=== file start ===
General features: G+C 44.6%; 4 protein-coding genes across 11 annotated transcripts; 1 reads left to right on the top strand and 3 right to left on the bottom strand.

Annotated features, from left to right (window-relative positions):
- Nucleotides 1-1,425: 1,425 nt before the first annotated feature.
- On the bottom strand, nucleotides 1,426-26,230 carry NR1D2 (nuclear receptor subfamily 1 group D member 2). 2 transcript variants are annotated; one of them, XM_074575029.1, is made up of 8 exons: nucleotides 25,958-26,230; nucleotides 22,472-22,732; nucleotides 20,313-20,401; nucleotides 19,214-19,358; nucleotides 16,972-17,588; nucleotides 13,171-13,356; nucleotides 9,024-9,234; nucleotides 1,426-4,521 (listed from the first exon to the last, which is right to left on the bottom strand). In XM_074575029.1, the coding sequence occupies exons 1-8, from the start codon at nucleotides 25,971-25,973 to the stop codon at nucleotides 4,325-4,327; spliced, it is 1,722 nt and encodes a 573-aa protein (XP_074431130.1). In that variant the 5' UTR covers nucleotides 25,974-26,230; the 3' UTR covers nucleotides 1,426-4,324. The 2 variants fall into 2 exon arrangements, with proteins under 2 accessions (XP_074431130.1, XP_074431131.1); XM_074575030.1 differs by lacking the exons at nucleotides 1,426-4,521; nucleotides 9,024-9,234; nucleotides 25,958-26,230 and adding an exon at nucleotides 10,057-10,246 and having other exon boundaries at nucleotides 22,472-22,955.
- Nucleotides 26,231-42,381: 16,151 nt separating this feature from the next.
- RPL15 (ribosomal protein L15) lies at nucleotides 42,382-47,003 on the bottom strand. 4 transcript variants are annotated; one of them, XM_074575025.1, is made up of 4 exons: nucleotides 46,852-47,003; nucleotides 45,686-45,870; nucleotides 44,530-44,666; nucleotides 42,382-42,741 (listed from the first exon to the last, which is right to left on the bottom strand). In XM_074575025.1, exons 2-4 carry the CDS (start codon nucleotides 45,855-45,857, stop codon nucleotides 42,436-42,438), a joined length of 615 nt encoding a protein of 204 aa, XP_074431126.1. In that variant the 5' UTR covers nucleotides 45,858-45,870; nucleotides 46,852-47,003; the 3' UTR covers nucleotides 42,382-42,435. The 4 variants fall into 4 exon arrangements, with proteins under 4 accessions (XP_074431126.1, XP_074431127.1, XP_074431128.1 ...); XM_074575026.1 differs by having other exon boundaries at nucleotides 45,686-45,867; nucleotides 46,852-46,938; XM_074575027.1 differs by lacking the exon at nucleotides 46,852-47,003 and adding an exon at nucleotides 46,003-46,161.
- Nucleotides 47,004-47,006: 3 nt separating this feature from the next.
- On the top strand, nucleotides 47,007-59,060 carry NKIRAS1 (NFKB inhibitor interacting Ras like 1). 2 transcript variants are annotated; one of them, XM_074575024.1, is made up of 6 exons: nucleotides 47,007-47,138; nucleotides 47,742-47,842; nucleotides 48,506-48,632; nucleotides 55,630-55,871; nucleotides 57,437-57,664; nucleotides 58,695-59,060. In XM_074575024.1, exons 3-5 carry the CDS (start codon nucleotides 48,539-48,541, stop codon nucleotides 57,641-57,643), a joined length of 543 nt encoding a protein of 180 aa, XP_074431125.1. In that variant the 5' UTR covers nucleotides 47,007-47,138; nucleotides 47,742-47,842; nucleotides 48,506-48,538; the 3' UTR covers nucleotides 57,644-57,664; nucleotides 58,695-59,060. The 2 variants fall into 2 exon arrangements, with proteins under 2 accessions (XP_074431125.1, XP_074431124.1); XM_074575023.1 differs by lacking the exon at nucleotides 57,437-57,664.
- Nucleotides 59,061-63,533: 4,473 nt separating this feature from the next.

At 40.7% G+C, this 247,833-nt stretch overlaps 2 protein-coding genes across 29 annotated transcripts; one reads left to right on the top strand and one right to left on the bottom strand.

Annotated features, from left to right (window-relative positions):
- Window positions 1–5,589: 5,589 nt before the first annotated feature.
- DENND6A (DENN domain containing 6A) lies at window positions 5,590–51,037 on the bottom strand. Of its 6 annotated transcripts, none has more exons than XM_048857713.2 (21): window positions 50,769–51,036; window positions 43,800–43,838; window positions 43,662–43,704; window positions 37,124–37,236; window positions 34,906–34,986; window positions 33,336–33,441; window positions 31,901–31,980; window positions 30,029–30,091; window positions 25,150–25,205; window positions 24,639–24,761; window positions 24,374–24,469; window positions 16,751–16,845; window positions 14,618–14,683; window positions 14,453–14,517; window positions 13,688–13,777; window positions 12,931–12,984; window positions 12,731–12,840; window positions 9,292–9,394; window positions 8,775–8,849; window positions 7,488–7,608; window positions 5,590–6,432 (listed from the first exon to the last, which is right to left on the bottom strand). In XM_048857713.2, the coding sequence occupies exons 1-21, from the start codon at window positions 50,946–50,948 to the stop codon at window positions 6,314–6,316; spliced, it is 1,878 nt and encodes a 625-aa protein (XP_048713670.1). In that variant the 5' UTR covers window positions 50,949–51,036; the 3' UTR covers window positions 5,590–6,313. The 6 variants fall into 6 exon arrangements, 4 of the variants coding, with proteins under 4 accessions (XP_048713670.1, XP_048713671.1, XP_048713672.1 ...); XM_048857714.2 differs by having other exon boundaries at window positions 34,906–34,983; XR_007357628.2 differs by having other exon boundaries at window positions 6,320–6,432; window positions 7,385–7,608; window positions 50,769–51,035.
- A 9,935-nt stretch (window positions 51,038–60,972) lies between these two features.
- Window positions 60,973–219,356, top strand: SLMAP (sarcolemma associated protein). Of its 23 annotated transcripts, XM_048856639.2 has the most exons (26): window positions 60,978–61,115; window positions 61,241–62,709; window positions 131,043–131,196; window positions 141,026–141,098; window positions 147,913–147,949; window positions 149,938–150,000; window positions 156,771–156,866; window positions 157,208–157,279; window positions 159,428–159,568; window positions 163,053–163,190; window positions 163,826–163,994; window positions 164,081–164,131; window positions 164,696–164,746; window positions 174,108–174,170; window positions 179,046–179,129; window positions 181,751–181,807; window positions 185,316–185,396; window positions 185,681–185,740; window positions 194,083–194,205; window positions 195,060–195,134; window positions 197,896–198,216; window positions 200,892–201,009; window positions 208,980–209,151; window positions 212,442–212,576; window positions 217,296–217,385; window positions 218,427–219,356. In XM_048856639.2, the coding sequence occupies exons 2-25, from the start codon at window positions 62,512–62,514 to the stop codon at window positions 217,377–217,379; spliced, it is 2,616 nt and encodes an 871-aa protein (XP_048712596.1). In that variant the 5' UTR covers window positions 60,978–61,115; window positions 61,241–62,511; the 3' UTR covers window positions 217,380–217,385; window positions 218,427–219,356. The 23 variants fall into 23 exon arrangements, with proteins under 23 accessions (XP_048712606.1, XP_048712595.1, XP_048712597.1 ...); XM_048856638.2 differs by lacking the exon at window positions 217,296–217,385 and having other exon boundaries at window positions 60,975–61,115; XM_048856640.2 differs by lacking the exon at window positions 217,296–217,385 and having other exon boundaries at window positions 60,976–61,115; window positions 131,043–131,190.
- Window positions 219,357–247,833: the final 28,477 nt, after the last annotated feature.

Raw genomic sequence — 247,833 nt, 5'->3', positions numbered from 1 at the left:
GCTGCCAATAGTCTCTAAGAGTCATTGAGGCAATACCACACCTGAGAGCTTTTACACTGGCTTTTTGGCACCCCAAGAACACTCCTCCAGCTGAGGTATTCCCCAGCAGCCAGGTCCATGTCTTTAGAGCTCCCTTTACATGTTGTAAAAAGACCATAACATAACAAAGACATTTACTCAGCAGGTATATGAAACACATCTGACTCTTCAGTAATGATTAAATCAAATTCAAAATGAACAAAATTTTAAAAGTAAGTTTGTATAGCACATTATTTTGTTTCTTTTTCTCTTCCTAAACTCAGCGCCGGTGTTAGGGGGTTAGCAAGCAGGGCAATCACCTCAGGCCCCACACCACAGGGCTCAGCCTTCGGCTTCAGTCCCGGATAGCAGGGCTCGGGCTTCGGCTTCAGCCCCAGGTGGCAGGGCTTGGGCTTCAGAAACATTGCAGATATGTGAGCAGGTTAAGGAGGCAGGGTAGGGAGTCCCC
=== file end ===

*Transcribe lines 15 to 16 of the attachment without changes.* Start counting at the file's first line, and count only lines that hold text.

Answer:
- Window positions 60,973–219,356, top strand: SLMAP (sarcolemma associated protein). Of its 23 annotated transcripts, XM_048856639.2 has the most exons (26): window positions 60,978–61,115; window positions 61,241–62,709; window positions 131,043–131,196; window positions 141,026–141,098; window positions 147,913–147,949; window positions 149,938–150,000; window positions 156,771–156,866; window positions 157,208–157,279; window positions 159,428–159,568; window positions 163,053–163,190; window positions 163,826–163,994; window positions 164,081–164,131; window positions 164,696–164,746; window positions 174,108–174,170; window positions 179,046–179,129; window positions 181,751–181,807; window positions 185,316–185,396; window positions 185,681–185,740; window positions 194,083–194,205; window positions 195,060–195,134; window positions 197,896–198,216; window positions 200,892–201,009; window positions 208,980–209,151; window positions 212,442–212,576; window positions 217,296–217,385; window positions 218,427–219,356. In XM_048856639.2, the coding sequence occupies exons 2-25, from the start codon at window positions 62,512–62,514 to the stop codon at window positions 217,377–217,379; spliced, it is 2,616 nt and encodes an 871-aa protein (XP_048712596.1). In that variant the 5' UTR covers window positions 60,978–61,115; window positions 61,241–62,511; the 3' UTR covers window positions 217,380–217,385; window positions 218,427–219,356. The 23 variants fall into 23 exon arrangements, with proteins under 23 accessions (XP_048712606.1, XP_048712595.1, XP_048712597.1 ...); XM_048856638.2 differs by lacking the exon at window positions 217,296–217,385 and having other exon boundaries at window positions 60,975–61,115; XM_048856640.2 differs by lacking the exon at window positions 217,296–217,385 and having other exon boundaries at window positions 60,976–61,115; window positions 131,043–131,190.
- Window positions 219,357–247,833: the final 28,477 nt, after the last annotated feature.